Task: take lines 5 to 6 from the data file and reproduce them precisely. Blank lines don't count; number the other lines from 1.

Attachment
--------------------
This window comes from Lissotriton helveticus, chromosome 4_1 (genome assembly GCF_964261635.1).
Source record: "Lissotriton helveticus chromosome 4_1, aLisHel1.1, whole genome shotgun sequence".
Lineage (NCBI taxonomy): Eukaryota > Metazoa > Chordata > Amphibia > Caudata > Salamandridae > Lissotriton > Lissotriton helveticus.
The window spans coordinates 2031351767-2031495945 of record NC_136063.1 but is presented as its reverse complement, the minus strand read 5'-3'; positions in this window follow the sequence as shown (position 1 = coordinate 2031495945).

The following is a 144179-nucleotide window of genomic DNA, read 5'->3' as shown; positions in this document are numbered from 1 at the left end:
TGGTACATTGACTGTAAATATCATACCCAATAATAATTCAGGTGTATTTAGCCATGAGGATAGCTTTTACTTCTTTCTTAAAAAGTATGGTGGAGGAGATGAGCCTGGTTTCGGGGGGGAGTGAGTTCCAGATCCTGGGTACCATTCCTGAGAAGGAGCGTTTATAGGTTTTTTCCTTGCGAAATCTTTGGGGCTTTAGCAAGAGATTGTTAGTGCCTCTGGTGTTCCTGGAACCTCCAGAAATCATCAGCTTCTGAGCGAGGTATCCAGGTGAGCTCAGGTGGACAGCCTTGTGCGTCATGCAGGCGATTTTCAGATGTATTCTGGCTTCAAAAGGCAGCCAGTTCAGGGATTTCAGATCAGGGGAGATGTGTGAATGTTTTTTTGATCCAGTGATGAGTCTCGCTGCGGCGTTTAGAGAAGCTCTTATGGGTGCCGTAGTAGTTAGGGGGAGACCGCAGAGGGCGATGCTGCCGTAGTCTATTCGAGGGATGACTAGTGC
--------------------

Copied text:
The following is a 144179-nucleotide window of genomic DNA, read 5'->3' as shown; positions in this document are numbered from 1 at the left end:
TGGTACATTGACTGTAAATATCATACCCAATAATAATTCAGGTGTATTTAGCCATGAGGATAGCTTTTACTTCTTTCTTAAAAAGTATGGTGGAGGAGATGAGCCTGGTTTCGGGGGGGAGTGAGTTCCAGATCCTGGGTACCATTCCTGAGAAGGAGCGTTTATAGGTTTTTTCCTTGCGAAATCTTTGGGGCTTTAGCAAGAGATTGTTAGTGCCTCTGGTGTTCCTGGAACCTCCAGAAATCATCAGCTTCTGAGCGAGGTATCCAGGTGAGCTCAGGTGGACAGCCTTGTGCGTCATGCAGGCGATTTTCAGATGTATTCTGGCTTCAAAAGGCAGCCAGTTCAGGGATTTCAGATCAGGGGAGATGTGTGAATGTTTTTTTGATCCAGTGATGAGTCTCGCTGCGGCGTTTAGAGAAGCTCTTATGGGTGCCGTAGTAGTTAGGGGGAGACCGCAGAGGGCGATGCTGCCGTAGTCTATTCGAGGGATGACTAGTGC